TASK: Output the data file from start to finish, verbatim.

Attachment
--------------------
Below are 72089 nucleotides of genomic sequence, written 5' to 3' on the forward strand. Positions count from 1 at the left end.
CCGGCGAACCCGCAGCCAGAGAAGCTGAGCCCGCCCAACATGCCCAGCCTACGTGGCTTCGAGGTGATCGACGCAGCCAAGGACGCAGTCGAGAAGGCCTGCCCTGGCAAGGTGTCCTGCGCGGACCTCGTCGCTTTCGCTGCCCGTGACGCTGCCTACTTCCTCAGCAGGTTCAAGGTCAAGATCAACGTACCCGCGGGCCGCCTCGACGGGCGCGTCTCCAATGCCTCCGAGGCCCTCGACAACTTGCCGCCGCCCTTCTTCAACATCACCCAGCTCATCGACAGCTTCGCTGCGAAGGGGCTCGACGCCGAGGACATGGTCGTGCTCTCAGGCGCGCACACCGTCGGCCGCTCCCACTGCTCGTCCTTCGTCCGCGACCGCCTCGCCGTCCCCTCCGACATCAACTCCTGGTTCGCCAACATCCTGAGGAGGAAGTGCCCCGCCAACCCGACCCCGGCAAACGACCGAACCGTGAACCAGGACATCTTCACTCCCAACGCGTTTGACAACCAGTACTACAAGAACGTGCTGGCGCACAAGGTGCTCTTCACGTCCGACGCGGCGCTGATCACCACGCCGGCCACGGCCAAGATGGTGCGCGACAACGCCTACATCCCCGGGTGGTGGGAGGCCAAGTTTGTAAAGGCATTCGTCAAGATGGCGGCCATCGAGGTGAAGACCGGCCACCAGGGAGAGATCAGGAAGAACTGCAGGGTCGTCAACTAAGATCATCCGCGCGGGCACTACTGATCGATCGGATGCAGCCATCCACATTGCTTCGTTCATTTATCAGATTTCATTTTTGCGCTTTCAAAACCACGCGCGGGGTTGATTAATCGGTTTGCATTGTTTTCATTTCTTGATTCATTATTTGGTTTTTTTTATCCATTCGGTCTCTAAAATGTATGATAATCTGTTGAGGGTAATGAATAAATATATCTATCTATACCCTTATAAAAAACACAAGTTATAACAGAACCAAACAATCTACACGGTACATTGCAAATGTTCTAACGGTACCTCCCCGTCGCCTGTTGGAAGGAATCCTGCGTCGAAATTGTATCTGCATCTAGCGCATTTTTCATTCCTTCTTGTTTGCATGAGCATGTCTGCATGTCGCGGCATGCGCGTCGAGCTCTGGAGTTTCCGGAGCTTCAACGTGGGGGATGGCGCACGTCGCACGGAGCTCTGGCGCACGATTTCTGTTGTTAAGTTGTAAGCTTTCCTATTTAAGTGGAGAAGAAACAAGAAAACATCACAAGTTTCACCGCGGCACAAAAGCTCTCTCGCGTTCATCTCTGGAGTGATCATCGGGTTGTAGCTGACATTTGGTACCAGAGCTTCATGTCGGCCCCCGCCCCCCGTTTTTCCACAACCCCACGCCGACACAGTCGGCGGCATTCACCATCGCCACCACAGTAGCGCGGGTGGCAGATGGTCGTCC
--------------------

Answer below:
Below are 72089 nucleotides of genomic sequence, written 5' to 3' on the forward strand. Positions count from 1 at the left end.
CCGGCGAACCCGCAGCCAGAGAAGCTGAGCCCGCCCAACATGCCCAGCCTACGTGGCTTCGAGGTGATCGACGCAGCCAAGGACGCAGTCGAGAAGGCCTGCCCTGGCAAGGTGTCCTGCGCGGACCTCGTCGCTTTCGCTGCCCGTGACGCTGCCTACTTCCTCAGCAGGTTCAAGGTCAAGATCAACGTACCCGCGGGCCGCCTCGACGGGCGCGTCTCCAATGCCTCCGAGGCCCTCGACAACTTGCCGCCGCCCTTCTTCAACATCACCCAGCTCATCGACAGCTTCGCTGCGAAGGGGCTCGACGCCGAGGACATGGTCGTGCTCTCAGGCGCGCACACCGTCGGCCGCTCCCACTGCTCGTCCTTCGTCCGCGACCGCCTCGCCGTCCCCTCCGACATCAACTCCTGGTTCGCCAACATCCTGAGGAGGAAGTGCCCCGCCAACCCGACCCCGGCAAACGACCGAACCGTGAACCAGGACATCTTCACTCCCAACGCGTTTGACAACCAGTACTACAAGAACGTGCTGGCGCACAAGGTGCTCTTCACGTCCGACGCGGCGCTGATCACCACGCCGGCCACGGCCAAGATGGTGCGCGACAACGCCTACATCCCCGGGTGGTGGGAGGCCAAGTTTGTAAAGGCATTCGTCAAGATGGCGGCCATCGAGGTGAAGACCGGCCACCAGGGAGAGATCAGGAAGAACTGCAGGGTCGTCAACTAAGATCATCCGCGCGGGCACTACTGATCGATCGGATGCAGCCATCCACATTGCTTCGTTCATTTATCAGATTTCATTTTTGCGCTTTCAAAACCACGCGCGGGGTTGATTAATCGGTTTGCATTGTTTTCATTTCTTGATTCATTATTTGGTTTTTTTTATCCATTCGGTCTCTAAAATGTATGATAATCTGTTGAGGGTAATGAATAAATATATCTATCTATACCCTTATAAAAAACACAAGTTATAACAGAACCAAACAATCTACACGGTACATTGCAAATGTTCTAACGGTACCTCCCCGTCGCCTGTTGGAAGGAATCCTGCGTCGAAATTGTATCTGCATCTAGCGCATTTTTCATTCCTTCTTGTTTGCATGAGCATGTCTGCATGTCGCGGCATGCGCGTCGAGCTCTGGAGTTTCCGGAGCTTCAACGTGGGGGATGGCGCACGTCGCACGGAGCTCTGGCGCACGATTTCTGTTGTTAAGTTGTAAGCTTTCCTATTTAAGTGGAGAAGAAACAAGAAAACATCACAAGTTTCACCGCGGCACAAAAGCTCTCTCGCGTTCATCTCTGGAGTGATCATCGGGTTGTAGCTGACATTTGGTACCAGAGCTTCATGTCGGCCCCCGCCCCCCGTTTTTCCACAACCCCACGCCGACACAGTCGGCGGCATTCACCATCGCCACCACAGTAGCGCGGGTGGCAGATGGTCGTCC